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My younger daughter lives in Portland OR and still banks at Metrum through the shared ‘branch’ services. In part that’s because it makes it easier for us to lend her money when needed, but it’s also because she knows that Metrum will always help her with her financial needs — even when she’s halfway across the country.
I have been with Metrum for a long time and have always been able to work with the same people. It’s just a luxury to know the people that handle something as important as your money.
Metrum employees have always helped above and beyond and I have had several interesting occasions to need it!
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- Continue to track expenses
- Find places to save (spending leaks)
- Analyze and revise plan
- Does your plan fit with your goals?
What are some examples of changes you can make if expenses exceed income? Share on our Facebook Page
How does your cash flow?
Goal: Match income with expenses
If income > expenses, save more!
If expenses > income, make changes
Matching income with expenses is the step that many people don’t make time for, but it’s important to do if you wish to make the most of your resources and achieve your goals.
Based on this analysis, make adjustments as necessary to your spending and savings habits.
Remember: Savings is an expense category. As you get expenses under control, and as income increases, put more money into savings vehicles!
By tracking where your money goes and comparing income with expenses, you can identify spending problems and make adjustments (either increase income or reduce expenses).
Again- “Savings” should be considered a regular expense. Get into the habit of regularly saving part of each paycheck.
There are many other expenses that you can include on a cash-flow statement; the more detailed, the better. The above image is only a sample to get you started.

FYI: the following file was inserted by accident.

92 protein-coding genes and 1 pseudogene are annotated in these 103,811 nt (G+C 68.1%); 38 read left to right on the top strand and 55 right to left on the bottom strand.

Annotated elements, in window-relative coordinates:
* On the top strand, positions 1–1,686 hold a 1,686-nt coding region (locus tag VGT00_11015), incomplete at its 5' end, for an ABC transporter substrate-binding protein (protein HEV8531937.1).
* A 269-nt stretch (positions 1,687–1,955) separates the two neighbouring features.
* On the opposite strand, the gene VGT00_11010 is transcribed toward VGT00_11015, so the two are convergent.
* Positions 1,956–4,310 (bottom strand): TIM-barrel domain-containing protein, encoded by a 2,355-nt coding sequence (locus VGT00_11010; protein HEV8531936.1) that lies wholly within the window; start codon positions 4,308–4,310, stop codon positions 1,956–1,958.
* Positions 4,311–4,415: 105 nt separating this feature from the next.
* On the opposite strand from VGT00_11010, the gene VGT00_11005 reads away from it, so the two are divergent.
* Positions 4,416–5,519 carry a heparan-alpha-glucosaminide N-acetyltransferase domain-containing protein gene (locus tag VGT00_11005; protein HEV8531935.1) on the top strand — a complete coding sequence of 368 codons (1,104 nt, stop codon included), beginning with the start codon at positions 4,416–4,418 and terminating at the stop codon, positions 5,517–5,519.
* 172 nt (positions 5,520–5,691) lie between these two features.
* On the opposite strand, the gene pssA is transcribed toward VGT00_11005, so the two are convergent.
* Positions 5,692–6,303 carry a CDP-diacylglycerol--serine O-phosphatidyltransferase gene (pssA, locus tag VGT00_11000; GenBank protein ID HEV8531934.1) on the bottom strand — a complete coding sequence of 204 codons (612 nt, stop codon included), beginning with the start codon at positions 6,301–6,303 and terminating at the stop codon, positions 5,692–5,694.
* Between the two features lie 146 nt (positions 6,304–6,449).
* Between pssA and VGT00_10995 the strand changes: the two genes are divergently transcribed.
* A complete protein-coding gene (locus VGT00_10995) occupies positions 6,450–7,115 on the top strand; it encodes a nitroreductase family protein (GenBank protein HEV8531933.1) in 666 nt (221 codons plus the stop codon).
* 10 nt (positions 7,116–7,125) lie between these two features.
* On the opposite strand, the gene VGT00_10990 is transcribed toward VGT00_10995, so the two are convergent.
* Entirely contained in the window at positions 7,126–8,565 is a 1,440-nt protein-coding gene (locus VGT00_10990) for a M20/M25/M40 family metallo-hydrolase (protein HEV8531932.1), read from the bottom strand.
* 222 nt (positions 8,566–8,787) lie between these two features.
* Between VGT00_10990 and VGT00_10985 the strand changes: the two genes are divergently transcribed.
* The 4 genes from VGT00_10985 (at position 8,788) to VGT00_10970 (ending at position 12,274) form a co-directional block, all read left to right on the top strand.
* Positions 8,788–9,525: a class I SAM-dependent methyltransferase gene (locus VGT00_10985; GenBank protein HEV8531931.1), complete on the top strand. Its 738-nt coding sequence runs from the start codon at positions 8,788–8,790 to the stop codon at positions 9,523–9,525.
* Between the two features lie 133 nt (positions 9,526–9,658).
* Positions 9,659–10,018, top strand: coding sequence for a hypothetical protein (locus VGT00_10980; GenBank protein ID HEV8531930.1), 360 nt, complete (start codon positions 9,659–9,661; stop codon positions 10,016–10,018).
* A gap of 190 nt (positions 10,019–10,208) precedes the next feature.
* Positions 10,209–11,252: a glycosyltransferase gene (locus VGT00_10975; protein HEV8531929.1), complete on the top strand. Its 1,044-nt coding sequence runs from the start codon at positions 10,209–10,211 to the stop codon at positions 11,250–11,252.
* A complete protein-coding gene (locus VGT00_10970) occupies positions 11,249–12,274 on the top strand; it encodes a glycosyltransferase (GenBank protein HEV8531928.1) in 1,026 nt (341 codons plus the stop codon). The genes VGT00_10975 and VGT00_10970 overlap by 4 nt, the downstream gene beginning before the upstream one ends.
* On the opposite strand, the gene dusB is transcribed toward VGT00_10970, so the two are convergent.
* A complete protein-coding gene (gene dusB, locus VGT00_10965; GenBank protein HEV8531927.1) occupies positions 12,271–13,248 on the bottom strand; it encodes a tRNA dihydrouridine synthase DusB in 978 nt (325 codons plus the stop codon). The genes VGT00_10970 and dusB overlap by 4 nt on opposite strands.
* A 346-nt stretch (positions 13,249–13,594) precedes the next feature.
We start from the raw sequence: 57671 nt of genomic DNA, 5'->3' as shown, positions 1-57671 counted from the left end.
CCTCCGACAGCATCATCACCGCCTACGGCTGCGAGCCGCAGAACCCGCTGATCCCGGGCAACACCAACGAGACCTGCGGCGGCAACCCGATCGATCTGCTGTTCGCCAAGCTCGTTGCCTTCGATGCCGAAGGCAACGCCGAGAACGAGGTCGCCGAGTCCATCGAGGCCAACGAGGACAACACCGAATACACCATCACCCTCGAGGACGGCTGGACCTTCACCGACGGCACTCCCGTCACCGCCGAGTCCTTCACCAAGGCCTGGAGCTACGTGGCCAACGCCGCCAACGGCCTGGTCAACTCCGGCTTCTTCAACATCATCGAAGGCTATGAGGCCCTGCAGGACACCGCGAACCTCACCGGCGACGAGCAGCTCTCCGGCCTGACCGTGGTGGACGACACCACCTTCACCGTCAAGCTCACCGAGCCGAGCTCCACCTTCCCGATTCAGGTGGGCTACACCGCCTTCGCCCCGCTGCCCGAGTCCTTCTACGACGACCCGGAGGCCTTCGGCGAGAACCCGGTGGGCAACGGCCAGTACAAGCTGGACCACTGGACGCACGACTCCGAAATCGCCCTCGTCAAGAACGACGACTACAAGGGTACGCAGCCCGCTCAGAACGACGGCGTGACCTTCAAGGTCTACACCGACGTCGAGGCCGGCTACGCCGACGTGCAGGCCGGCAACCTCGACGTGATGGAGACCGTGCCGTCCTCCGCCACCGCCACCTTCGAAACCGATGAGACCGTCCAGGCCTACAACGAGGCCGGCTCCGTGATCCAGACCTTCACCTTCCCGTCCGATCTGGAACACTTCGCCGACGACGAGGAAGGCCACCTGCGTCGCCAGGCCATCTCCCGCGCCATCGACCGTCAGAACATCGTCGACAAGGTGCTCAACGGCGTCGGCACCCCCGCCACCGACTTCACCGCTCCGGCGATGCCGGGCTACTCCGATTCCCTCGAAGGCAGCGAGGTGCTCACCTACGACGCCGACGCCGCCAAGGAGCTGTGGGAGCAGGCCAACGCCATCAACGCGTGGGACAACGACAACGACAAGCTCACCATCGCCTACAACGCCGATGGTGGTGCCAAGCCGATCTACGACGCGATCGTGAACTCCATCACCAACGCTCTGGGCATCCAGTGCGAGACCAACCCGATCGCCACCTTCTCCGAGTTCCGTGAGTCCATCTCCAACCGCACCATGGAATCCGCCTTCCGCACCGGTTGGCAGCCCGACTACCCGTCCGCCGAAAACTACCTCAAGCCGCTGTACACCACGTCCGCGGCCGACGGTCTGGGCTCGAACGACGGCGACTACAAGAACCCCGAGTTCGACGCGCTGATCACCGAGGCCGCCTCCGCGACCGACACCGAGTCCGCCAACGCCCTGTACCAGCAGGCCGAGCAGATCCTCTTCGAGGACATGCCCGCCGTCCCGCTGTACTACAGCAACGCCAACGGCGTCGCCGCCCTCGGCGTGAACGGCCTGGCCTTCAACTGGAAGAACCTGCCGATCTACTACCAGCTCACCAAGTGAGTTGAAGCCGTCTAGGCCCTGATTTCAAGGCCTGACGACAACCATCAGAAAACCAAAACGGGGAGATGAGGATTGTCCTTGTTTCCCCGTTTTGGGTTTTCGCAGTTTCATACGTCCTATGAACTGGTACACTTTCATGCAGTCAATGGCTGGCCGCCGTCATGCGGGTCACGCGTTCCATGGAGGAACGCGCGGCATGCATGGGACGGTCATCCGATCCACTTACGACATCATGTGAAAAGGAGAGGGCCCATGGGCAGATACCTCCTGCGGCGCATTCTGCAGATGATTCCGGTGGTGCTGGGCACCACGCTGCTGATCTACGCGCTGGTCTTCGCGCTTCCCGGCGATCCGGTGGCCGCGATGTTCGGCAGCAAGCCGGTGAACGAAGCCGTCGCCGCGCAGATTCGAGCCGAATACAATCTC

HINT: If you don’t keep good records, you may have to estimate how much you spend in each category. Estimate expenses on the high side, and income on the low side—until you set up a tracking system that gives a more accurate picture.
As a family of four (mom, dad and 2-teenage boys), it would be so much easier if I could just setup our spending plan and ‘tell’ the others “this is what it is; now follow it”. But it doesn’t work that way and sometimes starting the conversation with others is the hardest part- especially after you’ve seen the spending leaks that are happening. Below are some helpful tips to follow when getting together to discuss the family spending.
FAMILY COMMUNICATION TIPS:
1.Meet regularly—don’t wait for problems to occur.
2.Allow all members of the family to participate in the discussion. All of us—including children—are more satisfied with decisions we helped make.
1.SET GOALS TOGETHER. VACATION WITH KIDS. HOW MUCH WILL IT COST, WHERE CAN WE CUT BACK= BUY IN!
3.Clearly identify the problem:
–Is it overspending?
–Is one person a spender and another person a saver?
–Is there a problem with compulsive or impulsive shopping?
–Is there simply no plan?
4.Listen to each family member; ask questions to clarify. Understand each person’s values/attitudes toward money.
5.Don’t blame; use “I feel…” rather than “You don’t…”
6.Be ready to compromise and negotiate. Consider a written contract to avoid misunderstandings.
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